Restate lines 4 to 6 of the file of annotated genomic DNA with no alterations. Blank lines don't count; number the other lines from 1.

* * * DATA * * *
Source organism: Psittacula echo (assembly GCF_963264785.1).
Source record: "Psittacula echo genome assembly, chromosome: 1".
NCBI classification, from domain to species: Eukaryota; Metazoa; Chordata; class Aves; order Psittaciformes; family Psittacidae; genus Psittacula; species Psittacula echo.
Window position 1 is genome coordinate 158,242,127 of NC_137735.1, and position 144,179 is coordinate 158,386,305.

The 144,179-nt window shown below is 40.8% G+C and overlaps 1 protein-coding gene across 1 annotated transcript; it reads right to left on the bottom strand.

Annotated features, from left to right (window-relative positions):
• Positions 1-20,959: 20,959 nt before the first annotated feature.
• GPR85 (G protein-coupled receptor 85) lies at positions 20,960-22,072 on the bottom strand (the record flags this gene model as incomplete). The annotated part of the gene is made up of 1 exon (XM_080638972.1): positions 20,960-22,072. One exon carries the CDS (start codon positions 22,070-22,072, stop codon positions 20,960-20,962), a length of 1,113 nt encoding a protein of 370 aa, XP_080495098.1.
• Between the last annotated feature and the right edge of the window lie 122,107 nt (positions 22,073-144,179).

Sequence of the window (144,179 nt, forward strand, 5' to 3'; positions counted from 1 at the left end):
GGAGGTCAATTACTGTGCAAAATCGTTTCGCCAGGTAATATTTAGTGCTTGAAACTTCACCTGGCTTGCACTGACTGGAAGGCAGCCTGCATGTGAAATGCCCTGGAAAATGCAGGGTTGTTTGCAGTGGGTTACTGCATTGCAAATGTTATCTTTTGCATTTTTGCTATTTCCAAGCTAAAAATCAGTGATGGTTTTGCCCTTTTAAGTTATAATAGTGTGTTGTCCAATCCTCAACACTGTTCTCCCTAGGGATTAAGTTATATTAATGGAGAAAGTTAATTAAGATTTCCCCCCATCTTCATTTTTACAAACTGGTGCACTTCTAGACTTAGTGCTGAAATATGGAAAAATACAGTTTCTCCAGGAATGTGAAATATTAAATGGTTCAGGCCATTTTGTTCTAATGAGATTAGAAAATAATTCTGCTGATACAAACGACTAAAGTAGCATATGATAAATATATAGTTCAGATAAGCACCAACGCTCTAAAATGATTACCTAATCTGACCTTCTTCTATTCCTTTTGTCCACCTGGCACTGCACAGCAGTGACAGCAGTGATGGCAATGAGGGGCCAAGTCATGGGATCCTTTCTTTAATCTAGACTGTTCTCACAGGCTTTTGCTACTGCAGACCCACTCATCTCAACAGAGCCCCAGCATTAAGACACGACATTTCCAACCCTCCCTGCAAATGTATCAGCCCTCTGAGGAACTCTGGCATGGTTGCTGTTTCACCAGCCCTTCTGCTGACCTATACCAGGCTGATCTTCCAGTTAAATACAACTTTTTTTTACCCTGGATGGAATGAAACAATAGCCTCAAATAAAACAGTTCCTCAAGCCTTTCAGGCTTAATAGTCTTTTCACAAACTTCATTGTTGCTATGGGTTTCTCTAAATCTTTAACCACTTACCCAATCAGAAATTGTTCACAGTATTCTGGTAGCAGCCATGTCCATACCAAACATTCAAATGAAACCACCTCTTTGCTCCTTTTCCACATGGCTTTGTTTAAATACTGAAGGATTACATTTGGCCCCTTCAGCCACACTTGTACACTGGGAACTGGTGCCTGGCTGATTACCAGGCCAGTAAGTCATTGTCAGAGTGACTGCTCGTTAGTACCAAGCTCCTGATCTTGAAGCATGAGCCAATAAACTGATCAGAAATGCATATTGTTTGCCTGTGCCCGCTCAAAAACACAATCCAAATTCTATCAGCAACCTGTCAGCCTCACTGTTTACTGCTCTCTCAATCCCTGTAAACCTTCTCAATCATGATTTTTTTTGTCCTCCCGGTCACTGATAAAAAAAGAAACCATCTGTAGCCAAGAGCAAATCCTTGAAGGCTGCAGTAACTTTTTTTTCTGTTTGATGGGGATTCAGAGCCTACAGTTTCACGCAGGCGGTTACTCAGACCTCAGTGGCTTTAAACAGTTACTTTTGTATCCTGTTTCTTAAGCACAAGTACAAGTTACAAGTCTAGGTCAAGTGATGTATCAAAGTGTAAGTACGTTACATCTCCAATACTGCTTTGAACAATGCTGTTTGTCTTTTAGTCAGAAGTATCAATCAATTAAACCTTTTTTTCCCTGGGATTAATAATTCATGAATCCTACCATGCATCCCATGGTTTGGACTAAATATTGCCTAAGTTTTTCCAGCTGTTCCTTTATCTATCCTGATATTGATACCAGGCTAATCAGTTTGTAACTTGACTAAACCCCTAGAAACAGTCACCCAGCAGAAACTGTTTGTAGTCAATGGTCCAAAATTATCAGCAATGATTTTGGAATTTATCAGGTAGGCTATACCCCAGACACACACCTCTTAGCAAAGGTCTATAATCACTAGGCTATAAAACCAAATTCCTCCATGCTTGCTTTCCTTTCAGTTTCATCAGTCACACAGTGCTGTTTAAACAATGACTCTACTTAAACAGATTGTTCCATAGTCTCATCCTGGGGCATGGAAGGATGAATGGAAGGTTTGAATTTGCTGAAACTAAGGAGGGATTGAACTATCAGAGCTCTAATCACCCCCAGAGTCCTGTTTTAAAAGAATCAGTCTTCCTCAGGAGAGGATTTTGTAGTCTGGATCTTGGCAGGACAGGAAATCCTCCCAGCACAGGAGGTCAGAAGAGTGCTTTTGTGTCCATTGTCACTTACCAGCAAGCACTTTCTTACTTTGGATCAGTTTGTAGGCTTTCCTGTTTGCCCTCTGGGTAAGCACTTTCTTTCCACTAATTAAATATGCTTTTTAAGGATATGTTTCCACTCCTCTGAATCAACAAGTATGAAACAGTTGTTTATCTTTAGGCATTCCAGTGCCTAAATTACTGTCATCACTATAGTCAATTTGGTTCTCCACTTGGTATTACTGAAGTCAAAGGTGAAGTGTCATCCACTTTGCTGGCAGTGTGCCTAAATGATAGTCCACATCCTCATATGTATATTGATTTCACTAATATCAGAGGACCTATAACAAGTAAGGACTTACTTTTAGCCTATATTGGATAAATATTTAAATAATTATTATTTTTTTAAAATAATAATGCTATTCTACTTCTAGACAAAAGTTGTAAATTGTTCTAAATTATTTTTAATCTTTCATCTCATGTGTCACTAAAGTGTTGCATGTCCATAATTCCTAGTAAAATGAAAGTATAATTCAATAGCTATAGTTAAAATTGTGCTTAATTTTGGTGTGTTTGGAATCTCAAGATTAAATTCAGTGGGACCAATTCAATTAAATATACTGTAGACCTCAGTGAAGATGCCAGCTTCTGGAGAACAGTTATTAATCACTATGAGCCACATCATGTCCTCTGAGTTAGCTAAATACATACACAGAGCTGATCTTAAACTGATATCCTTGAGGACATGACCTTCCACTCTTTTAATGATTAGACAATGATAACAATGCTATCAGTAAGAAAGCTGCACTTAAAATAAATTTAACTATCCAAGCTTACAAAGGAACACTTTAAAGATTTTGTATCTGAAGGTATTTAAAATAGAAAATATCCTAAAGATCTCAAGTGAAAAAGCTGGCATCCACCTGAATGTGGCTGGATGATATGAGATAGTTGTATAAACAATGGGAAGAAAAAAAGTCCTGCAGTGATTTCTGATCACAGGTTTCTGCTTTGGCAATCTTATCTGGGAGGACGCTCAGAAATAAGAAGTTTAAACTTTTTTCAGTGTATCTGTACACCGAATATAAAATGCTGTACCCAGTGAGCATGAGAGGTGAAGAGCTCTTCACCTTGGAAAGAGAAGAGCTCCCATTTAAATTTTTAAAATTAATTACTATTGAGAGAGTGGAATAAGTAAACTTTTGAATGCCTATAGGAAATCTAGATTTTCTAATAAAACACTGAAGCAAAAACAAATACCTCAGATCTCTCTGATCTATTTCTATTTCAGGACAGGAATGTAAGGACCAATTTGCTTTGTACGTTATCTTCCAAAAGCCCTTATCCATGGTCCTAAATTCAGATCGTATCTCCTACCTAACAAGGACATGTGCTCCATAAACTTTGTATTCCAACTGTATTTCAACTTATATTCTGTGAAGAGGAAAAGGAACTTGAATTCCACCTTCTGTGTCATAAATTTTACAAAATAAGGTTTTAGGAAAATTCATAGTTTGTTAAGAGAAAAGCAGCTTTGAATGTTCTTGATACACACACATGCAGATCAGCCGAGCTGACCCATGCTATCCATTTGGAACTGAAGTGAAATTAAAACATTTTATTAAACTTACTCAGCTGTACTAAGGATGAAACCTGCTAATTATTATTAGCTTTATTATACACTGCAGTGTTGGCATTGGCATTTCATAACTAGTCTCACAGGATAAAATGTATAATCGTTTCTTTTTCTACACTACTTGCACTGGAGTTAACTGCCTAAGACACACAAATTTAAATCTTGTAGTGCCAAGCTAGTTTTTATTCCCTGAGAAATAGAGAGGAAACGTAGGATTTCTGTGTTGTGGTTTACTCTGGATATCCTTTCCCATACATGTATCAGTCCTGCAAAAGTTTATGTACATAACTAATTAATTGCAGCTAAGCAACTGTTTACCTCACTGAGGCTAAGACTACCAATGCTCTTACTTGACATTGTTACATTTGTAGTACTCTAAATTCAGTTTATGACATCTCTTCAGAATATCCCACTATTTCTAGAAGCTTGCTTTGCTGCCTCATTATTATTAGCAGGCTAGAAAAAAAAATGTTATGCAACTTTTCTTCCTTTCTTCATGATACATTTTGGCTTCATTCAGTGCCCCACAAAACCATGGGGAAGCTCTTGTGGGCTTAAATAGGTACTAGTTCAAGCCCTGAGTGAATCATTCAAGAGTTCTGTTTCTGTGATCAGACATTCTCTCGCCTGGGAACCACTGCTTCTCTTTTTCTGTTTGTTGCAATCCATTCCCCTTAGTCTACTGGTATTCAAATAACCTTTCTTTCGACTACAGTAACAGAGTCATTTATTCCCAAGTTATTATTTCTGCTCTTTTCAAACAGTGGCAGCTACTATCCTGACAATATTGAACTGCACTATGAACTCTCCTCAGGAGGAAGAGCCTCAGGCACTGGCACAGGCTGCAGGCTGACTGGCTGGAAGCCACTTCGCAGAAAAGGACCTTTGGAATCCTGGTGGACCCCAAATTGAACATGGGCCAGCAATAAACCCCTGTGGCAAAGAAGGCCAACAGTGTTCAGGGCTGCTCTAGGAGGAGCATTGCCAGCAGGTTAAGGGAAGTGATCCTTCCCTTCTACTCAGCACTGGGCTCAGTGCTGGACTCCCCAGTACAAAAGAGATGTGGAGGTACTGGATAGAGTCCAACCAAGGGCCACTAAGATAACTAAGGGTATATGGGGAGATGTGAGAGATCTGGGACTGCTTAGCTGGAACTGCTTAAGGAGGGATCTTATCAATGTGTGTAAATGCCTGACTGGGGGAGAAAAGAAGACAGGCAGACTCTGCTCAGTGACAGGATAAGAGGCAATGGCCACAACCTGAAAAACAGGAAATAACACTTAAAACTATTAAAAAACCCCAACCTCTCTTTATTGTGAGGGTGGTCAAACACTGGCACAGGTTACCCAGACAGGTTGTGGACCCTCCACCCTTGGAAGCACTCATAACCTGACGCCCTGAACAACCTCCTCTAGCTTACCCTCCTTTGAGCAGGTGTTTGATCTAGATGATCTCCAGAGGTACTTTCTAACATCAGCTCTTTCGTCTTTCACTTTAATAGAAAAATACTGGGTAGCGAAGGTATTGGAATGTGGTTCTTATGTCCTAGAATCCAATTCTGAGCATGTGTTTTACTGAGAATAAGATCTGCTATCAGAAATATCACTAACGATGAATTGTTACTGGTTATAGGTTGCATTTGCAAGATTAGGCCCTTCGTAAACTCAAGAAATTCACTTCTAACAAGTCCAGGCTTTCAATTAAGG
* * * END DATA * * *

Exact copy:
Window position 1 is genome coordinate 158,242,127 of NC_137735.1, and position 144,179 is coordinate 158,386,305.

The 144,179-nt window shown below is 40.8% G+C and overlaps 1 protein-coding gene across 1 annotated transcript; it reads right to left on the bottom strand.

Annotated features, from left to right (window-relative positions):